POLICE officers and staff have been rapped for misuse of social media new figures reveal.
Statistics, obtained via a Freedom of Information request, showed 21 individuals working for Northumbria Police received sanctions, ranging from words of advice to dismissal, over the last four years.
One police officer was caught out three times for making inappropriate comments on social networking site Facebook. The officer in question received sanctions stated as “local resolution”, “management action – words of advice”, and a final written warning.
There were 24 incidents involving 21 individuals: 17 police officers and four police staff.
In 2009/10 a police officer resigned after being reported for breaching the Data Protection Act on a vehicle owners’ club forum.
In the last year a member of police staff was sacked after making inappropriate comments on Facebook.
Three officers and one staff member were sanctioned for breaching the Data Protection Act on Facebook, while one staff member posted inappropriate pictures on the social network.
The remainder of the incidents were related to inappropriate comments on Facebook, and were dealt with by means of written warnings, local resolution, management action and words of advice.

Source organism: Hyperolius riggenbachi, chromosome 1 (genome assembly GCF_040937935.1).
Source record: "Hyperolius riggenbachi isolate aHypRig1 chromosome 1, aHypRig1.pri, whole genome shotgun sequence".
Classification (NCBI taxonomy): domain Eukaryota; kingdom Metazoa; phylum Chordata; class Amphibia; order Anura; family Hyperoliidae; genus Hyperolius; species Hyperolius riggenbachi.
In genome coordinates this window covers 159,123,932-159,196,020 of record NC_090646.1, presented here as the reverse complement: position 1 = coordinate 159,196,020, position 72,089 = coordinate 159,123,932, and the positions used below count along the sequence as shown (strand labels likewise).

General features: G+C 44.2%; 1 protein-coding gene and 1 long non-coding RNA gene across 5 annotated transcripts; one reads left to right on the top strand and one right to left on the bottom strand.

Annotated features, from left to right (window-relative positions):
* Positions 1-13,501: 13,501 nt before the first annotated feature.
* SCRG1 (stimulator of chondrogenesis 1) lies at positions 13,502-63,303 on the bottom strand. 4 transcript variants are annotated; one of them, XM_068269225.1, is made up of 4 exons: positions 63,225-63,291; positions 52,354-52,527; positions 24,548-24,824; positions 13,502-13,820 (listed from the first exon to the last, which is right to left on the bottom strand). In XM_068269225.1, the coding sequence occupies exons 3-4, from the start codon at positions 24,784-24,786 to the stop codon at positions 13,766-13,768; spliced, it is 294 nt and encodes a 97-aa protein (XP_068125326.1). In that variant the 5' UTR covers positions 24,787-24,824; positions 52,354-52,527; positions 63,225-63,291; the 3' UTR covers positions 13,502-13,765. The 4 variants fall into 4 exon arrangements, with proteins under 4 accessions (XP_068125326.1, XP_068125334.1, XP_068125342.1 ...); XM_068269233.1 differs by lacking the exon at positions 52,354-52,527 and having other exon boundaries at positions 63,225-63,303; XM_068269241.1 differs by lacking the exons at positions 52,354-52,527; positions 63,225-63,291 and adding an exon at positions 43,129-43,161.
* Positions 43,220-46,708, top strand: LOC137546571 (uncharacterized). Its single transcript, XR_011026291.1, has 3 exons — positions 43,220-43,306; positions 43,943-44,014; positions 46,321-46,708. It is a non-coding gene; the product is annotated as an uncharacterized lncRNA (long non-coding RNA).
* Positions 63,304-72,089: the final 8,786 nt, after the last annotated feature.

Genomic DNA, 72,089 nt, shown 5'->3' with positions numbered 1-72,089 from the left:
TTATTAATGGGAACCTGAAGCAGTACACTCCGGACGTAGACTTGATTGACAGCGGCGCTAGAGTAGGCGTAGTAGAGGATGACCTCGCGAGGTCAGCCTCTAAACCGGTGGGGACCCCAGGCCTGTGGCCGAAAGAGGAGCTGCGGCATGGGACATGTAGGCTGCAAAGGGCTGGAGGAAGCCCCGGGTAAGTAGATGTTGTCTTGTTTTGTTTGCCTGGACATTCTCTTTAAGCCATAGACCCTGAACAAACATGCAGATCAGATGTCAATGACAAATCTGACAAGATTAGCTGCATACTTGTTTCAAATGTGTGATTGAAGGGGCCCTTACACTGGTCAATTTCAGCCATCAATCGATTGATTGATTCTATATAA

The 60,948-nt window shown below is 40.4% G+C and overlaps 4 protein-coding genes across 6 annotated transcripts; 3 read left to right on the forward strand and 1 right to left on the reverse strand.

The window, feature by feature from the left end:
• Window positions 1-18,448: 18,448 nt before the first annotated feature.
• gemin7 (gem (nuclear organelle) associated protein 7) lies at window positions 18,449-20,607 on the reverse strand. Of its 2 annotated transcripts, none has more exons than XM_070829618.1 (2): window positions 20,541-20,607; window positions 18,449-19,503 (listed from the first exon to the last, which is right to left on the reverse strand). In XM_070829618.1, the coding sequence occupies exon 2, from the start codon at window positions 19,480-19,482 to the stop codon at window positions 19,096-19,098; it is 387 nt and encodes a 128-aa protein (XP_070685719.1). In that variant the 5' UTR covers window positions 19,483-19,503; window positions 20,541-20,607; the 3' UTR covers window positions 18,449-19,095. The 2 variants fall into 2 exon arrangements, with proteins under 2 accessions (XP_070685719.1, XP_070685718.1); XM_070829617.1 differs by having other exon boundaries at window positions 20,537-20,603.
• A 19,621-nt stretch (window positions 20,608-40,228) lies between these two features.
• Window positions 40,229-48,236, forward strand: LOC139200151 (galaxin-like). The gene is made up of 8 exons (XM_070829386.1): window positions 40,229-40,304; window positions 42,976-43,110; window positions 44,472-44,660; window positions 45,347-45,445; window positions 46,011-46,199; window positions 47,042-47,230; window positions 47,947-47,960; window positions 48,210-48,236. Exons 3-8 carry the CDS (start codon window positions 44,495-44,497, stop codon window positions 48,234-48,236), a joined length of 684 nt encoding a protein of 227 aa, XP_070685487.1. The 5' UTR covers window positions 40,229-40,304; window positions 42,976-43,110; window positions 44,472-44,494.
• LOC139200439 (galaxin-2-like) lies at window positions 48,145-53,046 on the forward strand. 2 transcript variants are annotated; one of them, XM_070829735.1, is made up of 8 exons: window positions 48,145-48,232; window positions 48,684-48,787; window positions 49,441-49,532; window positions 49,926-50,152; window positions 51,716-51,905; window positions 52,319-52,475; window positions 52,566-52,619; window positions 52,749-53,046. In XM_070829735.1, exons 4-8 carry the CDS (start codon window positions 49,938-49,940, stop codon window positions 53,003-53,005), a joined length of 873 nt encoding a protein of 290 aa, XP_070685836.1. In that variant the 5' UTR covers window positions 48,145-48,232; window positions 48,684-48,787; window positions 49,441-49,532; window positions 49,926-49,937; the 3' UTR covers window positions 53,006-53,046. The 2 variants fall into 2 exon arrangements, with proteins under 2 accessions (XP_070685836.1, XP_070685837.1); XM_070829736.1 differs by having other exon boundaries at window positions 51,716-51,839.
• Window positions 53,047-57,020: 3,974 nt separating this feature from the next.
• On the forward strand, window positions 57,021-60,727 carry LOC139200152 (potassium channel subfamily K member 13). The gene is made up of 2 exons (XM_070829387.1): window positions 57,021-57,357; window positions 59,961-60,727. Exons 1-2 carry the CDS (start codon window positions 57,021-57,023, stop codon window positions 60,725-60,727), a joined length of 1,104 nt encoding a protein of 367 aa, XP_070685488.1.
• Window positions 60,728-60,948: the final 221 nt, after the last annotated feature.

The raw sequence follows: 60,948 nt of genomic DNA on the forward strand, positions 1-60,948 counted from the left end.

Deputy Chief Constable Steve Ashman said: “Northumbria Police expects the highest standards of professionalism and integrity from all police officers and police staff at every level, which includes the use of social media.
“Advice and guidance is given to officers and staff on the use of social media in a personal capacity to ensure they are aware of the standards that are expected.
“Officers and staff are also reminded nothing is entirely private on social media and that anything put on social networking sites is potentially in the public domain, and is also subject to disclosure in any legal proceedings.
“As one of the region’s largest employers, with more than 5,000 officers and staff, it’s important that the figure of 24 incidents over a five-year period is put into context.”
Figures from Durham Constabulary revealed just one incident, where, in 2012, police community support officers was reported for discreditable conduct by means of an inappropriate comment on Facebook.
The PCSO received a first written warning at a disciplinary hearing.
The force’s head of professional standards and legal services, Darren Ellis, said: “The fact that only one member of staff from Durham Constabulary has been investigated in relation to their use of social media, is a reflection of the strong policy and training methods we have in place relating to this topic.
“We provide guidance to police officers and staff to assist them in setting up and managing accounts, and monitor activity to ensure that the policy is adhered to.”